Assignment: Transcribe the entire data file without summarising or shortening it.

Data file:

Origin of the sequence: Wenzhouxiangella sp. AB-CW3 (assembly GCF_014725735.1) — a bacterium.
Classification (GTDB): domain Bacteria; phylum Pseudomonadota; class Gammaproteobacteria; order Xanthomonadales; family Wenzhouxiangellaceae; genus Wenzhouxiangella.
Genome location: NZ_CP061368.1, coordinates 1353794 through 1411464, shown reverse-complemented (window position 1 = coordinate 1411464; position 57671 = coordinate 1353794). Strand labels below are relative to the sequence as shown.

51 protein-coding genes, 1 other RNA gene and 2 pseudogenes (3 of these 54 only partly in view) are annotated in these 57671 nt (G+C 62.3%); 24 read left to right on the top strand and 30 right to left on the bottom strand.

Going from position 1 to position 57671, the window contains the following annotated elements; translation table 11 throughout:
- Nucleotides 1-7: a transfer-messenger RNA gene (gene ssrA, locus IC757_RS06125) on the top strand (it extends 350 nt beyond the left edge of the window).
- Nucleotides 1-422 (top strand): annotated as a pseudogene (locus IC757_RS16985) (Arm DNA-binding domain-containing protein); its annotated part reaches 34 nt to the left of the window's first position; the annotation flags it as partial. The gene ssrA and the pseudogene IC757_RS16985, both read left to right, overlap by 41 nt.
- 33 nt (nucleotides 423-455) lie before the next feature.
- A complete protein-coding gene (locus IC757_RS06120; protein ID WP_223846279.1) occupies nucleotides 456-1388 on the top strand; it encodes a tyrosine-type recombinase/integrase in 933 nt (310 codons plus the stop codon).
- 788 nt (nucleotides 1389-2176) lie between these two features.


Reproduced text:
Origin of the sequence: Wenzhouxiangella sp. AB-CW3 (assembly GCF_014725735.1) — a bacterium.
Classification (GTDB): domain Bacteria; phylum Pseudomonadota; class Gammaproteobacteria; order Xanthomonadales; family Wenzhouxiangellaceae; genus Wenzhouxiangella.
Genome location: NZ_CP061368.1, coordinates 1353794 through 1411464, shown reverse-complemented (window position 1 = coordinate 1411464; position 57671 = coordinate 1353794). Strand labels below are relative to the sequence as shown.

51 protein-coding genes, 1 other RNA gene and 2 pseudogenes (3 of these 54 only partly in view) are annotated in these 57671 nt (G+C 62.3%); 24 read left to right on the top strand and 30 right to left on the bottom strand.

Going from position 1 to position 57671, the window contains the following annotated elements; translation table 11 throughout:
- Nucleotides 1-7: a transfer-messenger RNA gene (gene ssrA, locus IC757_RS06125) on the top strand (it extends 350 nt beyond the left edge of the window).
- Nucleotides 1-422 (top strand): annotated as a pseudogene (locus IC757_RS16985) (Arm DNA-binding domain-containing protein); its annotated part reaches 34 nt to the left of the window's first position; the annotation flags it as partial. The gene ssrA and the pseudogene IC757_RS16985, both read left to right, overlap by 41 nt.
- 33 nt (nucleotides 423-455) lie before the next feature.
- A complete protein-coding gene (locus IC757_RS06120; protein ID WP_223846279.1) occupies nucleotides 456-1388 on the top strand; it encodes a tyrosine-type recombinase/integrase in 933 nt (310 codons plus the stop codon).
- 788 nt (nucleotides 1389-2176) lie between these two features.